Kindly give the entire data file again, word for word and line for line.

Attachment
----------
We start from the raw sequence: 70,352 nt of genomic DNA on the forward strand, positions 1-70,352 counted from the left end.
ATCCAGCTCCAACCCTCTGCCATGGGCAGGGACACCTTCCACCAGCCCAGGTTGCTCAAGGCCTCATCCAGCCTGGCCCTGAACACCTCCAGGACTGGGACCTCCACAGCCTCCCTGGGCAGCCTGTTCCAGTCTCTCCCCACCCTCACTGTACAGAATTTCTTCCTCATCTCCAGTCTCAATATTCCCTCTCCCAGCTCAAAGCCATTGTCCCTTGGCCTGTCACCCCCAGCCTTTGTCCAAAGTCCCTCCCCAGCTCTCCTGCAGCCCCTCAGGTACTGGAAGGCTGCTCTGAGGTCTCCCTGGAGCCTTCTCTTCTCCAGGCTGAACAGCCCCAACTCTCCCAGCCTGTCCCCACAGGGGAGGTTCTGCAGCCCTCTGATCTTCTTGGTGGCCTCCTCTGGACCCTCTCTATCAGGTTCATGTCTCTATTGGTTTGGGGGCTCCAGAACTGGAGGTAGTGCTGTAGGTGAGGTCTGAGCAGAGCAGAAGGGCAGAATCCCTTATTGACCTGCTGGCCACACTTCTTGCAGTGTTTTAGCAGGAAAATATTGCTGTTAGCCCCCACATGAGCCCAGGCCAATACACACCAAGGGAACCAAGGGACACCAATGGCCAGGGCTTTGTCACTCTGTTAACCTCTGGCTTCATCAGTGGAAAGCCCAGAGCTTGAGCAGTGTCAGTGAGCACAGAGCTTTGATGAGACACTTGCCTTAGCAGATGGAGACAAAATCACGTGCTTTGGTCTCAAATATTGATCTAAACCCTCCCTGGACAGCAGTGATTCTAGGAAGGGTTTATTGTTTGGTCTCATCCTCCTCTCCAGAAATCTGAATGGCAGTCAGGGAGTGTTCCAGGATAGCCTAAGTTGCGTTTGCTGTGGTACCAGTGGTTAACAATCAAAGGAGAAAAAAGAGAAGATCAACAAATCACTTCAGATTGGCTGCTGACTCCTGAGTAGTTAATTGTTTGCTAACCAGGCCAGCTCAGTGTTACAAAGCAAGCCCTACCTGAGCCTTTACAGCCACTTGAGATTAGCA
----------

We start from the raw sequence: 70,352 nt of genomic DNA on the forward strand, positions 1-70,352 counted from the left end.
ATCCAGCTCCAACCCTCTGCCATGGGCAGGGACACCTTCCACCAGCCCAGGTTGCTCAAGGCCTCATCCAGCCTGGCCCTGAACACCTCCAGGACTGGGACCTCCACAGCCTCCCTGGGCAGCCTGTTCCAGTCTCTCCCCACCCTCACTGTACAGAATTTCTTCCTCATCTCCAGTCTCAATATTCCCTCTCCCAGCTCAAAGCCATTGTCCCTTGGCCTGTCACCCCCAGCCTTTGTCCAAAGTCCCTCCCCAGCTCTCCTGCAGCCCCTCAGGTACTGGAAGGCTGCTCTGAGGTCTCCCTGGAGCCTTCTCTTCTCCAGGCTGAACAGCCCCAACTCTCCCAGCCTGTCCCCACAGGGGAGGTTCTGCAGCCCTCTGATCTTCTTGGTGGCCTCCTCTGGACCCTCTCTATCAGGTTCATGTCTCTATTGGTTTGGGGGCTCCAGAACTGGAGGTAGTGCTGTAGGTGAGGTCTGAGCAGAGCAGAAGGGCAGAATCCCTTATTGACCTGCTGGCCACACTTCTTGCAGTGTTTTAGCAGGAAAATATTGCTGTTAGCCCCCACATGAGCCCAGGCCAATACACACCAAGGGAACCAAGGGACACCAATGGCCAGGGCTTTGTCACTCTGTTAACCTCTGGCTTCATCAGTGGAAAGCCCAGAGCTTGAGCAGTGTCAGTGAGCACAGAGCTTTGATGAGACACTTGCCTTAGCAGATGGAGACAAAATCACGTGCTTTGGTCTCAAATATTGATCTAAACCCTCCCTGGACAGCAGTGATTCTAGGAAGGGTTTATTGTTTGGTCTCATCCTCCTCTCCAGAAATCTGAATGGCAGTCAGGGAGTGTTCCAGGATAGCCTAAGTTGCGTTTGCTGTGGTACCAGTGGTTAACAATCAAAGGAGAAAAAAGAGAAGATCAACAAATCACTTCAGATTGGCTGCTGACTCCTGAGTAGTTAATTGTTTGCTAACCAGGCCAGCTCAGTGTTACAAAGCAAGCCCTACCTGAGCCTTTACAGCCACTTGAGATTAGCA